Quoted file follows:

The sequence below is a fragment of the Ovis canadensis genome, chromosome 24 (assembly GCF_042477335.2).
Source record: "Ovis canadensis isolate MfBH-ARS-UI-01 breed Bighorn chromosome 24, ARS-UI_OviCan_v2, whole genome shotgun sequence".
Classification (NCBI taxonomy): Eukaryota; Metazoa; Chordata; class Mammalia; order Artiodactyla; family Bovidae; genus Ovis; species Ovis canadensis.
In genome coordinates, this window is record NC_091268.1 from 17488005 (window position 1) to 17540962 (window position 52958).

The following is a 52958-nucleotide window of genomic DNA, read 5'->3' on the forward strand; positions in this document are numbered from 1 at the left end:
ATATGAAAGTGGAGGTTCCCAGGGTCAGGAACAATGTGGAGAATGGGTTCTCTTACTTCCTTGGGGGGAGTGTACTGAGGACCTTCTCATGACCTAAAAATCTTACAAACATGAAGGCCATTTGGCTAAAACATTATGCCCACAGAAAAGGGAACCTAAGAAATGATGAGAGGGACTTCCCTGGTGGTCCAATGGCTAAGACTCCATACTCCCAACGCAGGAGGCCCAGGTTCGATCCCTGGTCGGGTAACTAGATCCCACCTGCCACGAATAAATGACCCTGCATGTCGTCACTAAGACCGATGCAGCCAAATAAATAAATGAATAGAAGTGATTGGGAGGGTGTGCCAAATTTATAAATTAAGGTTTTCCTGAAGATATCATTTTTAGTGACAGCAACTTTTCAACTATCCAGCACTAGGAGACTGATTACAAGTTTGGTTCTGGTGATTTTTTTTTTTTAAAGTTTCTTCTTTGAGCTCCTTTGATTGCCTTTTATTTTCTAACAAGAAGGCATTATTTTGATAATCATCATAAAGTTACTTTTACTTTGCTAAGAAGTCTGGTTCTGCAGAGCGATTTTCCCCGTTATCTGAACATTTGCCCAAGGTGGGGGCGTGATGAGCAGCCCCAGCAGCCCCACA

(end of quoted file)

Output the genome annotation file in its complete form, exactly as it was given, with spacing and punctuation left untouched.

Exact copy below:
The sequence below is a fragment of the Ovis canadensis genome, chromosome 24 (assembly GCF_042477335.2).
Source record: "Ovis canadensis isolate MfBH-ARS-UI-01 breed Bighorn chromosome 24, ARS-UI_OviCan_v2, whole genome shotgun sequence".
Classification (NCBI taxonomy): Eukaryota; Metazoa; Chordata; class Mammalia; order Artiodactyla; family Bovidae; genus Ovis; species Ovis canadensis.
In genome coordinates, this window is record NC_091268.1 from 17488005 (window position 1) to 17540962 (window position 52958).

The following is a 52958-nucleotide window of genomic DNA, read 5'->3' on the forward strand; positions in this document are numbered from 1 at the left end:
ATATGAAAGTGGAGGTTCCCAGGGTCAGGAACAATGTGGAGAATGGGTTCTCTTACTTCCTTGGGGGGAGTGTACTGAGGACCTTCTCATGACCTAAAAATCTTACAAACATGAAGGCCATTTGGCTAAAACATTATGCCCACAGAAAAGGGAACCTAAGAAATGATGAGAGGGACTTCCCTGGTGGTCCAATGGCTAAGACTCCATACTCCCAACGCAGGAGGCCCAGGTTCGATCCCTGGTCGGGTAACTAGATCCCACCTGCCACGAATAAATGACCCTGCATGTCGTCACTAAGACCGATGCAGCCAAATAAATAAATGAATAGAAGTGATTGGGAGGGTGTGCCAAATTTATAAATTAAGGTTTTCCTGAAGATATCATTTTTAGTGACAGCAACTTTTCAACTATCCAGCACTAGGAGACTGATTACAAGTTTGGTTCTGGTGATTTTTTTTTTTTAAAGTTTCTTCTTTGAGCTCCTTTGATTGCCTTTTATTTTCTAACAAGAAGGCATTATTTTGATAATCATCATAAAGTTACTTTTACTTTGCTAAGAAGTCTGGTTCTGCAGAGCGATTTTCCCCGTTATCTGAACATTTGCCCAAGGTGGGGGCGTGATGAGCAGCCCCAGCAGCCCCACA